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Corridors of Migration
The Odyssey of Mexican Laborers, 1600-1933
By Rodolfo F. Acuña
424 pp. / 6.00 in x 9.00 in / 2007
Cloth (978-0-8165-2636-9) [s]
Paper (978-0-8165-2802-8) [s]
  
Related Interest
  - Latina and Latino Studies
  - Latin American Studies


In the San Joaquin Valley Cotton Strike of 1933, frenzied cotton farmers murdered three strikers, intentionally starved at least nine infants, wounded dozens of people, and arrested more. While the
Winner of a CHOICE outstanding Academic Title Award.


A highly readable, well-crafted history of transnational migration and labor struggles. This study deserves a broad readership and would be excellent in both graduate and undergraduate classes.

—Hispanic American Historical Review





story of this incident has been recounted from the perspective of both the farmers and, more recently, the Mexican workers, this is the first book to trace the origins of the Mexican workers' activism through their common experience of migrating to the United States.

Rodolfo F. Acuña documents the history of Mexican workers and their families from seventeenth-century Chihuahua to twentieth-century California, following their patterns of migration and describing the establishment of communities in mining and agricultural regions. He shows the combined influences of racism, transborder dynamics, and events such as the industrialization of the Southwest, the Mexican Revolution, and World War I in shaping the collective experience of these people as they helped to form the economic, political, and social landscapes of the American Southwest in their interactions with agribusiness and absentee copper barons.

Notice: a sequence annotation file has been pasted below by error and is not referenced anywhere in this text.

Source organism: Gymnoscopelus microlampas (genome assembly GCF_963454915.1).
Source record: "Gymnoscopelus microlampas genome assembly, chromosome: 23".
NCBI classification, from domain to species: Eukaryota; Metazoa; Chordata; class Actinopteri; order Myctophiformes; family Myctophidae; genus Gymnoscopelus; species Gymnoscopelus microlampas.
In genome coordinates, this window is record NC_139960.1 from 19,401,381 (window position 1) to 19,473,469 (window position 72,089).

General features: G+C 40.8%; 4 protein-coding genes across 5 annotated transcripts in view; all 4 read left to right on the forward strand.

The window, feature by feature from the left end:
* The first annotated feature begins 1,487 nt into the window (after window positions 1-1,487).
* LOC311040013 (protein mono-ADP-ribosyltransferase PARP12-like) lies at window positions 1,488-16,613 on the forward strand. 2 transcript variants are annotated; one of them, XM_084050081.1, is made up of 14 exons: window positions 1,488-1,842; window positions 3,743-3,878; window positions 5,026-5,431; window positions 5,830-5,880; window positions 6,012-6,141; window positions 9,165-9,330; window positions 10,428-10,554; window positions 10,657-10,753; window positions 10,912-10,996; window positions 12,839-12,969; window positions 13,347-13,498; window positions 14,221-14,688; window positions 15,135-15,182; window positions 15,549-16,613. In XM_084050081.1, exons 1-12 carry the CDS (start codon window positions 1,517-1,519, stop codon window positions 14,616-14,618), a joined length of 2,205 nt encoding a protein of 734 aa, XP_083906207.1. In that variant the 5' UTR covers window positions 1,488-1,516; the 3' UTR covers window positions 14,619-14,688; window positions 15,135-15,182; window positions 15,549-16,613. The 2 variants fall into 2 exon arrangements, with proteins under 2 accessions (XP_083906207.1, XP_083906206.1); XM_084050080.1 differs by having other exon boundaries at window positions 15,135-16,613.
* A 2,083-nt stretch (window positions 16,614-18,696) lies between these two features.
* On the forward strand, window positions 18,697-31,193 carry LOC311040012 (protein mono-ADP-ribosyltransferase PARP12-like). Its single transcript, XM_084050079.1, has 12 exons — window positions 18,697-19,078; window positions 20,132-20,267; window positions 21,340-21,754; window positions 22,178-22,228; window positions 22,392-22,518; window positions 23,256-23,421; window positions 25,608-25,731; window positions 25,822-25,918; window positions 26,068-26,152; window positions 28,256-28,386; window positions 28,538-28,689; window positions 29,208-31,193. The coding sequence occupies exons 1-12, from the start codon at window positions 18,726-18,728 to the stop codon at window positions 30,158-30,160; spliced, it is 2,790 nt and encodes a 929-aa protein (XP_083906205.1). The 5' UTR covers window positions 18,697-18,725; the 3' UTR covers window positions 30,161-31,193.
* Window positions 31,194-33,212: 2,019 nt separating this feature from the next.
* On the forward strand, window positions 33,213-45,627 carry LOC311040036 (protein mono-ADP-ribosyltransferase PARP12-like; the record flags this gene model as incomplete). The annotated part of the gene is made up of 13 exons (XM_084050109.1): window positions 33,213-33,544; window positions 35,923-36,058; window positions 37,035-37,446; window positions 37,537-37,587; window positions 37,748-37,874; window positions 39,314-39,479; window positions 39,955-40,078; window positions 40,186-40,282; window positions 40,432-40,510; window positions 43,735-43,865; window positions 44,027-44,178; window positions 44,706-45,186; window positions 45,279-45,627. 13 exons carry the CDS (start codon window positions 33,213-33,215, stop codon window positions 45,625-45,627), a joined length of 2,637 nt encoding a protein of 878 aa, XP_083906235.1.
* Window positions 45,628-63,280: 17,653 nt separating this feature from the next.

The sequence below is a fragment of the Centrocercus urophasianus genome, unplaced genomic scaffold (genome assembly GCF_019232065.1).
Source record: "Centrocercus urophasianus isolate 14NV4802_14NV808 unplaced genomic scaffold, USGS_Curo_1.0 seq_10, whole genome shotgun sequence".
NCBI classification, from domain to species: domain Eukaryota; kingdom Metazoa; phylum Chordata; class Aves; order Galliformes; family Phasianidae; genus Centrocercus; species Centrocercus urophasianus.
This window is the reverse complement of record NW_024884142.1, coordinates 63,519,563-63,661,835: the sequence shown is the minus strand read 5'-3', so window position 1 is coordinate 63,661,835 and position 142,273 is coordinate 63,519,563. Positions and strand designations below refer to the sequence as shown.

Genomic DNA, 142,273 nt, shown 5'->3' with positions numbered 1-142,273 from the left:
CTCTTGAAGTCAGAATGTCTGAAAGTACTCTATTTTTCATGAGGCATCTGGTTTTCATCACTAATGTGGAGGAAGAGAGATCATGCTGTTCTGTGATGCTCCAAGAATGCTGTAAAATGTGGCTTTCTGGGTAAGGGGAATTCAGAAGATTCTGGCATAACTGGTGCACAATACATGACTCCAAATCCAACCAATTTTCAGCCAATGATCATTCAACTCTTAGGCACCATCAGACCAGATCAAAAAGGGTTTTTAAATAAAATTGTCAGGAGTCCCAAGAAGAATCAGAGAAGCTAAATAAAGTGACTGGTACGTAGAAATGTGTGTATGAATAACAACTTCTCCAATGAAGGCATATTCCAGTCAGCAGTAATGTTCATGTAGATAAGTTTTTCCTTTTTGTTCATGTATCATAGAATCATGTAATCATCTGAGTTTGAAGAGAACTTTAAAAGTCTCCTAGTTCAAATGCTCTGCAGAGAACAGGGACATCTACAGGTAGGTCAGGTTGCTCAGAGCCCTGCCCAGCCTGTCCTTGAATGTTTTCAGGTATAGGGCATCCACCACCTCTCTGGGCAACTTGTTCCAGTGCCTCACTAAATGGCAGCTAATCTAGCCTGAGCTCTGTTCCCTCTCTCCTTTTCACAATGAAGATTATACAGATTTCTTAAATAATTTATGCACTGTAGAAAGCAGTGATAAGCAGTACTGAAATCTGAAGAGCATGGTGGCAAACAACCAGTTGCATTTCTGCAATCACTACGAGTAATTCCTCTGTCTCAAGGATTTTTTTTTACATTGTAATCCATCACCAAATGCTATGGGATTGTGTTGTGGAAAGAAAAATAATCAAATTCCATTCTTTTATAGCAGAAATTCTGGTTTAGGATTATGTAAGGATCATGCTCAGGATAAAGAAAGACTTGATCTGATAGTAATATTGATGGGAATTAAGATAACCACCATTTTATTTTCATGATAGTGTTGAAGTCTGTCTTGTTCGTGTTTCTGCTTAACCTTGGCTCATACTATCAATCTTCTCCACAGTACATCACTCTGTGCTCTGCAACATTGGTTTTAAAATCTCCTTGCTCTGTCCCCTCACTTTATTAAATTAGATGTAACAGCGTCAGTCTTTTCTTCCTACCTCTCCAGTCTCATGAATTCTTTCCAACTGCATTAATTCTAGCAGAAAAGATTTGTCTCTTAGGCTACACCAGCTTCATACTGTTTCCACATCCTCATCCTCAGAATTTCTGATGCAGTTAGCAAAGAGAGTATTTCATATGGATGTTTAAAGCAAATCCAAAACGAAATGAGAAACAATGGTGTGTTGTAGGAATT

Acuña follows the steps of one of the murdered strikers, Pedro Subia, reconstructing the times and places in which his wave of migrants lived. By balancing the social and geographic trends in the Mexican population with the story of individual protest participants, Acuña shows how the strikes were in fact driven by choices beyond the Mexican workers' control. Their struggle to form communities graphically retells how these workers were continuously uprooted and their organizations destroyed by capital. Corridors of Migration thus documents twentieth-century Mexican American labor activism from its earliest roots through the mines of Arizona and the Great San Joaquin Valley cotton strike.

From a founding scholar of Chicano studies and the author of fifteen books comes the culmination of three decades of dedicated research into the causes and effects of migration and labor activism. The narrative documents how Mexican workers formed communities against all odds.


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